As afterwards appeared, these boys were taken by Caughnawaga Indians to their village near Montreal, where they were adopted as their own children, growing up in habits, manners, and language, as Indians, and in due time they married the daughters of chiefs of that tribe. The names of these chiefs were Sa-kon-en-tsi-ask and Ata-wen-ta. But they possessed the superiority of intellect, and enterprise. . . and this led to a series of petty quarrels, growing out of the jealousy of the young Indians of their age, which disquieted the village, and by the party spirit which it engendered, became a source of irritation and trouble in the settlement, and of anxiety on the part of the missionary, who labored in vain to reconcile the difficulties between them.

Failing in this, he advised the two young men, (one of whom they had named Ka-re-ko-wa) to remove with their families to a place by themselves, where they might enjoy tranquility, and be beyond the reach of annoyance from their comrades.

This advice they adopted; and taking with them their wives, and followed by their wives’ parents, these four families departed in a bark canoe, with their effects, to seek in a new country, and in the secluded recesses of the forest, a home.

They coasted along up the St. Lawrence, and at length arrived at the delightful point on which the village of St. Regis now stands, where they landed and took possession.

The name of these youths, was TARBELL, and their descendants have always resided at St. Regis, and some of them have been distinguished as chiefs and head men of the tribe. One of these named Lesor Tarbell, and a son of his name, was a prominent chief, about fifty years since, and very much esteemed by the whites, for his prudence, candor, and great worth of character.

The name of Tarbell, is said to be very common in Groton, to this day.

Another traditional version of the account, differs in some particulars from that just related, and is as follows:

Three lads, and an elder sister, were playing together in a field, when they were surprised by a small party of Indians. One of the boys escaped, but the rest were seized, and marched that day about fourteen miles into the woods towards Canada, when it coming on dark, they came to a halt, and camped for the night. Thinking their prisoners secure, the Indians were less watchful than usual, and finally all fell asleep.

The girl, about twelve years old, kept awake, and seeing the rest asleep, her first thought was to awaken her brothers, and attempt to escape, [113] but fearing to disturb the Indians, should she attempt this, and thus prevent any possibility of escape, she crept carefully out from among them, and struck off in the direction of her home, which she at length reached after undergoing great hardship.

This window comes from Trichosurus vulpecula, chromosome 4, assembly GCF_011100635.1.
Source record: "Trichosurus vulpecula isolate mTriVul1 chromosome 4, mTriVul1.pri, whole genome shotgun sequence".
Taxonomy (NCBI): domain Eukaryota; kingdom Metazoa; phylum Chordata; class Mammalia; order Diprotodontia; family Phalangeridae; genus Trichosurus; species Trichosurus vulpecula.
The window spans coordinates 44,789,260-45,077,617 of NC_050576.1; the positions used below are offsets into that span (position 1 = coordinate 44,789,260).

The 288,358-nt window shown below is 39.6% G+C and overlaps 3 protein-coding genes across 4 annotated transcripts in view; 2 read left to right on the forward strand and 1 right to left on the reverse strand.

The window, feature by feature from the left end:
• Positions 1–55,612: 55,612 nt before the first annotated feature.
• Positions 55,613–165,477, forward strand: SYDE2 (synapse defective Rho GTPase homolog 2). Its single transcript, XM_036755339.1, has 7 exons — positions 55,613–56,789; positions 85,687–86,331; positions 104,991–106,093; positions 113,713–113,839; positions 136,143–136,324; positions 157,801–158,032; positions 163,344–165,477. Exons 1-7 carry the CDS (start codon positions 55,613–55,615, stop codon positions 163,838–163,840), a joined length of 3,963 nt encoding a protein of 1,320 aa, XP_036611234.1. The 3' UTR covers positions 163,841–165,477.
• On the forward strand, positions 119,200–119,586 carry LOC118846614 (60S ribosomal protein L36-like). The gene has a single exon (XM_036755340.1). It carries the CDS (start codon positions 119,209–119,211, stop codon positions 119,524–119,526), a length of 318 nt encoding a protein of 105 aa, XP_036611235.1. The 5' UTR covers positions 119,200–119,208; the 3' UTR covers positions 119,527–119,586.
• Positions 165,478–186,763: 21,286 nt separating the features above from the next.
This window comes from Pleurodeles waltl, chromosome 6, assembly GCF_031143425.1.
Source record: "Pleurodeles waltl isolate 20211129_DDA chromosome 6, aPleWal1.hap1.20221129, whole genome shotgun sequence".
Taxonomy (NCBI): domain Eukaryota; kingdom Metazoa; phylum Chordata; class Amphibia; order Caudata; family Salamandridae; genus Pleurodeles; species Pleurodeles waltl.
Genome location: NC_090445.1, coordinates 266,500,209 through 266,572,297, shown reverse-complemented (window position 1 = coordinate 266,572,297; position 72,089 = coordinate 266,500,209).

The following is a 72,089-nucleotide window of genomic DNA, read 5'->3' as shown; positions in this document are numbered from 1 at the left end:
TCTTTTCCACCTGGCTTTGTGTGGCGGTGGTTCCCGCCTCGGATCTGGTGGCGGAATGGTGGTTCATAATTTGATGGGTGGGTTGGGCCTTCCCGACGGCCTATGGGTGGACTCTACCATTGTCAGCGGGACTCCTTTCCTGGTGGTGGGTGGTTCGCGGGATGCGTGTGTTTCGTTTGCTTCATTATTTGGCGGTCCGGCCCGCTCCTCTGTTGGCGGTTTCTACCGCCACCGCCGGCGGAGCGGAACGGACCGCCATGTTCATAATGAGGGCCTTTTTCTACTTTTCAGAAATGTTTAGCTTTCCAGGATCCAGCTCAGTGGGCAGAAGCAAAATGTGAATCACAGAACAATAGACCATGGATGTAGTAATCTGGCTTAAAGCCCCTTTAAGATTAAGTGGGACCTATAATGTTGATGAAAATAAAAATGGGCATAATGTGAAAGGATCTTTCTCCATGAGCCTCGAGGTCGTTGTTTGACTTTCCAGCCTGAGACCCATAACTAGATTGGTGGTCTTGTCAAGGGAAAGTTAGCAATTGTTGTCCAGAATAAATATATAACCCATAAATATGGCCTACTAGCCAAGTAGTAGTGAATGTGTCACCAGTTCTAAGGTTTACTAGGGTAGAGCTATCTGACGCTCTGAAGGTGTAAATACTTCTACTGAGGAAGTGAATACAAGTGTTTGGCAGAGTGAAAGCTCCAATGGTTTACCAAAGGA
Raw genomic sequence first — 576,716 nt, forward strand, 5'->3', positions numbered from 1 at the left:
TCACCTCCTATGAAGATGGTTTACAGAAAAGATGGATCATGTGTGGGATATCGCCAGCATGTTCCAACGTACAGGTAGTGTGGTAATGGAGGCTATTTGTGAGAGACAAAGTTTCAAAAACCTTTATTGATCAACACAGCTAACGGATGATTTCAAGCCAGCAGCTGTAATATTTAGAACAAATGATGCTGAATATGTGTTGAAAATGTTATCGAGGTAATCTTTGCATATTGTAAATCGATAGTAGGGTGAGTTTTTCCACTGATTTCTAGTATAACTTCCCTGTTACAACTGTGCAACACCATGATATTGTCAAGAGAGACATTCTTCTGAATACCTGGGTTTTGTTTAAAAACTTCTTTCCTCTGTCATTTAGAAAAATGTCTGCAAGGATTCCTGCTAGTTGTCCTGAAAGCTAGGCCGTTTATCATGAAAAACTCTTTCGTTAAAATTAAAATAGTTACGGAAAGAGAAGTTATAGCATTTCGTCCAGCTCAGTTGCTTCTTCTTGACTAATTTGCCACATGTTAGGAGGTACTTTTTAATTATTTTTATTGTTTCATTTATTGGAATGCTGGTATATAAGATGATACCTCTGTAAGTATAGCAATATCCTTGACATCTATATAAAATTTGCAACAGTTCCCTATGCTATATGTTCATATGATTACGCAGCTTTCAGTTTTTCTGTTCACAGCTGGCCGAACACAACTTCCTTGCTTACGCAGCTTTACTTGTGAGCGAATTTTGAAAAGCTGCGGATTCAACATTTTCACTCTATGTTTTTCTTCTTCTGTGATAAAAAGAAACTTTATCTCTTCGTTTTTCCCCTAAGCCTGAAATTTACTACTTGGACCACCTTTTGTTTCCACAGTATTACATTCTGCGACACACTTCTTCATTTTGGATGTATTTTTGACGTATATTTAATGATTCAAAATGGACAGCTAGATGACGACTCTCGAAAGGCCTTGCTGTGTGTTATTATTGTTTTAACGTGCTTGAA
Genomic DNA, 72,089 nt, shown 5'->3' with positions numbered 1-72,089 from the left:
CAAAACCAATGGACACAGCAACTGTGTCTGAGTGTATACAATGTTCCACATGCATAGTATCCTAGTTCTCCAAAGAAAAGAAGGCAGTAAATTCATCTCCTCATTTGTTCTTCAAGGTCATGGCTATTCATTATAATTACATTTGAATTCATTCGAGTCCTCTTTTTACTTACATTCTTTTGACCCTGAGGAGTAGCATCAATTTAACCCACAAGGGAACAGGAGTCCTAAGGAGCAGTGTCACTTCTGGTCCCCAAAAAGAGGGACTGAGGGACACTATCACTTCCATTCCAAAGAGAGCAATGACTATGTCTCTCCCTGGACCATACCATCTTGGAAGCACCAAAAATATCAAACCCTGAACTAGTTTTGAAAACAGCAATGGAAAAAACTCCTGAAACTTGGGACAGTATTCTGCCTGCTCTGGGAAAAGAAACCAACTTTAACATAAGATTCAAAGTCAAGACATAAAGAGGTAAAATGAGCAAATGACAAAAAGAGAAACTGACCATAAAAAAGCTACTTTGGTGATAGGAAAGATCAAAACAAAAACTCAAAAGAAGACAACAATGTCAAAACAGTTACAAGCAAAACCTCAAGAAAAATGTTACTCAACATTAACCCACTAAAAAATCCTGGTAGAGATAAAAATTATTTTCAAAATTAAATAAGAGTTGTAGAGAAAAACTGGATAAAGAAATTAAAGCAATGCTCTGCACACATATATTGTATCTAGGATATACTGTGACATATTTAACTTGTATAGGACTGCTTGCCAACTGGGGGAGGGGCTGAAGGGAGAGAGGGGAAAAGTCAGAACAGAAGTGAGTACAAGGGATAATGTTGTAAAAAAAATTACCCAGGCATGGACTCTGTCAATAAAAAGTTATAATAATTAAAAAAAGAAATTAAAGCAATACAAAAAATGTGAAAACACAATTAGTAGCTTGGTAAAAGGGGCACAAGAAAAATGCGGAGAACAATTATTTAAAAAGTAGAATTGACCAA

One of the lads on growing up went off to the north west, the other married, and subsequently with his wife, and one or two other families, moved off, and made the first settlement at St. Regis.

From the abundance of partridges which the thicket afforded, they called it, AKWIS-SAS-NE “where the partridge drums,” and this name it still retains.*

{* Another and equally consistent explanation of the adoption of the name, is given:

In winter time, the ice form the rapids above, coming down under the firm ice at this place, often occasions a sort of tremor or earthquake in minature, and is attended with a noise very much like the drumming of a partridge.  A particular account of the singular phenomena of the ice in the praids, will be given in our account of the town of Massena.

On the occasion of the author’s visit to St. Regis in June 1852, the natives desired to give him a name, and proposed among others, that of their village.  Objections being made, they decided upon, O-kwa-e-sen, a partridge, they regarding that bird somewhat as a national emblem, like the ealge to the United States.  The idea was doubtless suggested by the particular inquiries made about the origin of their village.  The custom of naming those who have business with them in common, and in former times when the drinking of rum was more prevalent, the ceremony of christening and adoption was conducted with excessive demonstrations of joy.  At present it consists in singing and shouting around the candidate, and the shaking of hands.  At times a rude dance is performed, but this people have lost every recollection of the national feasts and dances, which are still maintained among the pagan party of the Iroquois at Onondaga and othe Indian settlements, in the interior of the state.

They informed the author that they should consider him as belonging to the Ro-tis en-na-keh-te, or Little Turtle band, that being the smallest and feeblest one among them.}

These families were living very peaceably together, and had made small clearings for corn fields, when they were joined by Father Anthony Gordon, a Jesuit from Caughnawaga, with a colony of these Indians in 1760.

The year of this settlement is known by the fact that they were met near Coteau du Lac, by Lord Amherst, who was descending the St. Lawrence, to complete the conquest of Canada. Gordon named the place ST. REGIS.

[Editor’s note: Hough included here a brief biography of Saint Jean François Regis, which we have omitted.]